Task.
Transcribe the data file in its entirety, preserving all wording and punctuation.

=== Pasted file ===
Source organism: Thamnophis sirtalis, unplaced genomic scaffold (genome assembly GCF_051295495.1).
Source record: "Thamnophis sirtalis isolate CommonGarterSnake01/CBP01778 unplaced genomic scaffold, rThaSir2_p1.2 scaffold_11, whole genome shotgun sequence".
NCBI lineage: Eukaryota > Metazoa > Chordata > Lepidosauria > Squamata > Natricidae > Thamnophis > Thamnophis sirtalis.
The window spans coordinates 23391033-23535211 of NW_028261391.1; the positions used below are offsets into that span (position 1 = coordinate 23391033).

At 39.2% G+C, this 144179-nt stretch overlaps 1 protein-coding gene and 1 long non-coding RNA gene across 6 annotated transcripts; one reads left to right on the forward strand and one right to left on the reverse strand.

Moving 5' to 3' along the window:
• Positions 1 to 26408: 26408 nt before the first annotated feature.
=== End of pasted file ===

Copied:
Source organism: Thamnophis sirtalis, unplaced genomic scaffold (genome assembly GCF_051295495.1).
Source record: "Thamnophis sirtalis isolate CommonGarterSnake01/CBP01778 unplaced genomic scaffold, rThaSir2_p1.2 scaffold_11, whole genome shotgun sequence".
NCBI lineage: Eukaryota > Metazoa > Chordata > Lepidosauria > Squamata > Natricidae > Thamnophis > Thamnophis sirtalis.
The window spans coordinates 23391033-23535211 of NW_028261391.1; the positions used below are offsets into that span (position 1 = coordinate 23391033).

At 39.2% G+C, this 144179-nt stretch overlaps 1 protein-coding gene and 1 long non-coding RNA gene across 6 annotated transcripts; one reads left to right on the forward strand and one right to left on the reverse strand.

Moving 5' to 3' along the window:
• Positions 1 to 26408: 26408 nt before the first annotated feature.